Like the ever-shifting sands of time, the Rolling Stones continue to, well, roll on. In fact, the World’s Greatest Rock ’n’ Roll Band wrapped up their most recent No Filter tour in the U.K. in early July, and there are no signs of them gathering moss anytime soon.
Naturally, a career that spans six decades and counting calls for a properly compartmentalized vinyl box set, hence the recent appearance of the Studio Albums Vinyl Collection 1971–2016 from Promotone B.V./Polydor/UMG, which encompasses the 15 studio albums the Stones released during that 45-year time span, each on 180-gram vinyl. This limited-edition set, which faithfully reproduces each LP’s respective original packaging, also comprises the launch and establishment of the Rolling Stones Records label imprint that followed on the heels of the band’s initial 1960s stint with Decca (currently undertaken by ABKCO). The Stones’ custom label has been distributed by Atlantic, CBS, Virgin/EMI, and Interscope respectively over the years, and it now resides fully under the broader Universal umbrella.
While this era of the Stones catalog has been remastered for vinyl before, Studio Albums Vinyl Collection 1971–2016 is well worth the three-figure investment, serving as a fine companion to ABKCO’s 15-LP 2016 box set release, The Rolling Stones in Mono, the decisive on-wax chronicle of the band’s seminal 1960s output. The worth of this new box is mainly thanks to mastering engineer Miles Showell’s undisputed expertise at the half-speed-mastering process, which he deployed prior to his cutting of the box’s entire contents as sourced from the original master tapes. Showell readily admits to following the half-speed lead of his mentor, the late Mobile Fidelity mastering guru Stan Ricker, who passed away in July 2015. (Showell specifically cites Ricker’s work on the MoFi LP editions of Pink Floyd’s The Dark Side of the Moon and The Beatles’ Abbey Road as being “definitive.”)
One of the other secrets to Showell’s half-speed success comes with his expert deployment of a Neumann VMS 80 lathe, which he had refurbished, customized, and ultimately installed permanently in Abbey Road Studios in February 2017. This lathe was initially put to fine use for the benefit of last year’s definitive 180-gram vinyl 50th anniversary edition of The Beatles’ Sgt. Pepper’s Lonely Hearts Club Band.
And while the Stones organization would not let Showell take full custody of the original master tapes per se, he was allowed to make a pair of copies from a hard drive—high-resolution PCM files at either 192/24 or 176/24, plus a flat DSD transfer. Stones management also supplied Showell with a complete set of the original U.K. pressings of each album to consult as he worked through the painstaking half-speed process (though he did have to return all those LPs to the Stones mothership once the box-set project was finished).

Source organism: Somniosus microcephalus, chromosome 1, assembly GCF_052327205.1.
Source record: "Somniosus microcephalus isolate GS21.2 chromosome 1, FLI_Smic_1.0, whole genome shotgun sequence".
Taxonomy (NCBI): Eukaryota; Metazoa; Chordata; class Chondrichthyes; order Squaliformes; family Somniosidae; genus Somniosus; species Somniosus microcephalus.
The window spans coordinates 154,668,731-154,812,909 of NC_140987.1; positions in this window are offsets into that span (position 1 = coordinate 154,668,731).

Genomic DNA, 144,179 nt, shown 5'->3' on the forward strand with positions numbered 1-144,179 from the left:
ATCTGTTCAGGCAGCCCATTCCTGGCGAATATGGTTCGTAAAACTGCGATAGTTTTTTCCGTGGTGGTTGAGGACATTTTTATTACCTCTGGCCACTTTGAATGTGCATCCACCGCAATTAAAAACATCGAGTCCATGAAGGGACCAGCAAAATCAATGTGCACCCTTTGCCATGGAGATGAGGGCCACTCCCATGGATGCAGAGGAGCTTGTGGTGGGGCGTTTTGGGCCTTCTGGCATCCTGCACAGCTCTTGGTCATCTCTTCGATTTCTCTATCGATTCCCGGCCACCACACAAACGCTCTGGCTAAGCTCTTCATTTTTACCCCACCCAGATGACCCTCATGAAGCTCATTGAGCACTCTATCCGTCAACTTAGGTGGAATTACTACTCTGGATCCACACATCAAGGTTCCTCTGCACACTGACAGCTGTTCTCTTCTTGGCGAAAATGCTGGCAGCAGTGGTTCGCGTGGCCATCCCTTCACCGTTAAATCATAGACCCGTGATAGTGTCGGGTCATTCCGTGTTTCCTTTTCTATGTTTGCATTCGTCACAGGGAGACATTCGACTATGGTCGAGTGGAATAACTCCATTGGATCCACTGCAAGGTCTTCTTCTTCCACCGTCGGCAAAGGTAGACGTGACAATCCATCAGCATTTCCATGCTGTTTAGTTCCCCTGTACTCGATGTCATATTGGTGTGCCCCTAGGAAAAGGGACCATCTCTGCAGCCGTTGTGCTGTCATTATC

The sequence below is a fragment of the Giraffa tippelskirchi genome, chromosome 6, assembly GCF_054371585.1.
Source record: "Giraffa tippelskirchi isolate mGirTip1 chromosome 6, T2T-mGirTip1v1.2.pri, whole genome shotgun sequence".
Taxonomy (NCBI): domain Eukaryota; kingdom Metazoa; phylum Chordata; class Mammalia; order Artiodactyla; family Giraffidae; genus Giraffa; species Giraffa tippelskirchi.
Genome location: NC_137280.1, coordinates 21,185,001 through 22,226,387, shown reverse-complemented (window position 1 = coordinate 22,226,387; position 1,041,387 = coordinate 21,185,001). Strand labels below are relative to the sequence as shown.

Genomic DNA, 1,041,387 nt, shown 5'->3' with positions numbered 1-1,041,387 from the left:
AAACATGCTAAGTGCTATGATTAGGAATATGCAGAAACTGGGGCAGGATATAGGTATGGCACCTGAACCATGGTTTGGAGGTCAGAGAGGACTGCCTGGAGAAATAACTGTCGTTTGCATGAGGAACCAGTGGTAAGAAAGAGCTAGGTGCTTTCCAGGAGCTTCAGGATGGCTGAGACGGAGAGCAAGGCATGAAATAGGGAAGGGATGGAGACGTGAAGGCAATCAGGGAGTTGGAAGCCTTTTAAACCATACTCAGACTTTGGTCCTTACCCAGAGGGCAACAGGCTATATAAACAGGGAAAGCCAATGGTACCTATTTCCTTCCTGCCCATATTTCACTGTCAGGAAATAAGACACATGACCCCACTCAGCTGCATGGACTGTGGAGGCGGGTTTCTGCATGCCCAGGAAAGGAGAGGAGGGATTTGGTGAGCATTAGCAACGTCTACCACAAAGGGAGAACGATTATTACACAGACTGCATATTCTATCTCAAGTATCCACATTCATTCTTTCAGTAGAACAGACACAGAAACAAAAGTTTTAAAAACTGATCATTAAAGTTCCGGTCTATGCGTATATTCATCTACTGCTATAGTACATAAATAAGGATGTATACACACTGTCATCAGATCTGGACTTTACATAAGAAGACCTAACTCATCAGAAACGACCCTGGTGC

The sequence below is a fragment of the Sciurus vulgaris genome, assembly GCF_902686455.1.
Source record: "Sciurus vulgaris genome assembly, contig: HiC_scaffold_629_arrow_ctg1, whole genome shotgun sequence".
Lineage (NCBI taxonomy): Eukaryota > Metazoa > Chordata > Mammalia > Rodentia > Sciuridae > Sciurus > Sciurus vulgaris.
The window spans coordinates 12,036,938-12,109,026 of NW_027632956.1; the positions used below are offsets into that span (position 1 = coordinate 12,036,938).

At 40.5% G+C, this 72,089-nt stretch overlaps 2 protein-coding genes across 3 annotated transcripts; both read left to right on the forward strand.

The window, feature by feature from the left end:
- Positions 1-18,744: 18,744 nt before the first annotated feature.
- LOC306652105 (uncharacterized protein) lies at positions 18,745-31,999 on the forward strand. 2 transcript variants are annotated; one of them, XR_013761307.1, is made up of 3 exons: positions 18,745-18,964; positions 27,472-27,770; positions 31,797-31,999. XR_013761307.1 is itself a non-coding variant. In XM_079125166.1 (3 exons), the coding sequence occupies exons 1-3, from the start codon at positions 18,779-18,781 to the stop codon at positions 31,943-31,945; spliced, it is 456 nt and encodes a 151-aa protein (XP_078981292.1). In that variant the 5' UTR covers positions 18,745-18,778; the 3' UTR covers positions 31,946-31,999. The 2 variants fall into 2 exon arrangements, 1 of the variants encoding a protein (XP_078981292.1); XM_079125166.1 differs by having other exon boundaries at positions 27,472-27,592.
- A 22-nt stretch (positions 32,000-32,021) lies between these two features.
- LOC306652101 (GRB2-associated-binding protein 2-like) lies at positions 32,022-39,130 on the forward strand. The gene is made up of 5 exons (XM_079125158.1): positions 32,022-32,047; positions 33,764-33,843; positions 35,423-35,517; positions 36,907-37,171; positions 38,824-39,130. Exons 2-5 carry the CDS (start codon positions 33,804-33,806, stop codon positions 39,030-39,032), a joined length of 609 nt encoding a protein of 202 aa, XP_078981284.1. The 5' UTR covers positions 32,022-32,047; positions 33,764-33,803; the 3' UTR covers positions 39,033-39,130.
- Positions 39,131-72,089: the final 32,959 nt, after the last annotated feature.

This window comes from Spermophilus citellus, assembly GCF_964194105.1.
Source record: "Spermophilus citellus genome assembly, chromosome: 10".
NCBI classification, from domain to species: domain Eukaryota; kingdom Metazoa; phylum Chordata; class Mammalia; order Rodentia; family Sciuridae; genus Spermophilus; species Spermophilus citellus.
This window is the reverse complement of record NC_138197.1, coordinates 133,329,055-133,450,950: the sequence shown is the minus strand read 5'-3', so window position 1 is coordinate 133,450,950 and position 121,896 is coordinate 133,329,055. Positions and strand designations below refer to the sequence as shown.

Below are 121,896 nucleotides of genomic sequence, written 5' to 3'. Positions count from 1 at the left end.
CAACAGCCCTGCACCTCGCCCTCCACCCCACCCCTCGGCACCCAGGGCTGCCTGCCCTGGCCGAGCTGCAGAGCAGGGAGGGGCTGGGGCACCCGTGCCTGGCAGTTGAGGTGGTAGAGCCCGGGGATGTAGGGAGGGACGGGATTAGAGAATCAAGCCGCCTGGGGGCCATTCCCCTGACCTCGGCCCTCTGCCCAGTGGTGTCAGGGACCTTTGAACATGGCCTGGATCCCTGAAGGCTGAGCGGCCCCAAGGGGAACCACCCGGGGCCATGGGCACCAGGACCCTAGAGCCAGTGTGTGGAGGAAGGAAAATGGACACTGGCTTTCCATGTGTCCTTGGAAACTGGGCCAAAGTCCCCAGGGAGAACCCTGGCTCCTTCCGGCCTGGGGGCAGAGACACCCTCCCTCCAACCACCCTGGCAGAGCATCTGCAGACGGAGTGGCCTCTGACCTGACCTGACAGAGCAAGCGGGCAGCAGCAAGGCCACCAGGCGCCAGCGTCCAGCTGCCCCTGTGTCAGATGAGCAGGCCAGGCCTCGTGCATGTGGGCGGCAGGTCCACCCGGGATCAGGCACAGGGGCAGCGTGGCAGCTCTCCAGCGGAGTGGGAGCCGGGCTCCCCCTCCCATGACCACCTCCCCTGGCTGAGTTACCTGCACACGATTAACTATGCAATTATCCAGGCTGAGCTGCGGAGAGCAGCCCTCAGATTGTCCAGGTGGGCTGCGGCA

In my view, Showell’s core half-speed goal was to recreate history without changing it, a supposition with which he wholly agrees. “If I could get a bit more air in the high frequencies and make them a bit more punchy, then fantastic,” he notes. “But I didn’t want to make anything sound like it was recorded yesterday with the compression, because that’s not what these albums are all about. The minute you put an album on that you know well, and then you hear someone has gone crazy with the mastering, you go, ‘What the hell is this?’ You don’t want that at all.”
While the half-speed-mastering was done mostly in chronological order, one track had to be skipped over until its playback-speed issue was resolved—and that track was “Fingerprint File,” the final cut on Side 2 of 1974’s It’s Only Rock ’n’ Roll. Showell discovered the discrepancy when he had the original U.K. LP running concurrently along with the hi-res file, which made him think, “Wait a minute—there’s a way, waaay different speed here.” It was different enough to him that Showell went back to his contact at Universal and said, “Look, I don’t think we’ve got the right mix. Can we request something else? I think I’ve got the wrong one.” The message that came back to him was, “That’s it. Do what you have to do.”
Showell also discovered “Fingerprint File” was half out of phase. “This is what happens at the end of a side, and I was usually able to more sympathetically fix those problems than you could have done in the early 70s,” he continues. When the engineer asked Stones management if they wanted him to handle the speed problem or just replicate the original, the response he got was, “We like the one that replicates the LP. We’ll go with that.” (Knowing all this may color how you perceive your own next playback of “Fingerprint File,” but it’s still a fascinating listen nonetheless.)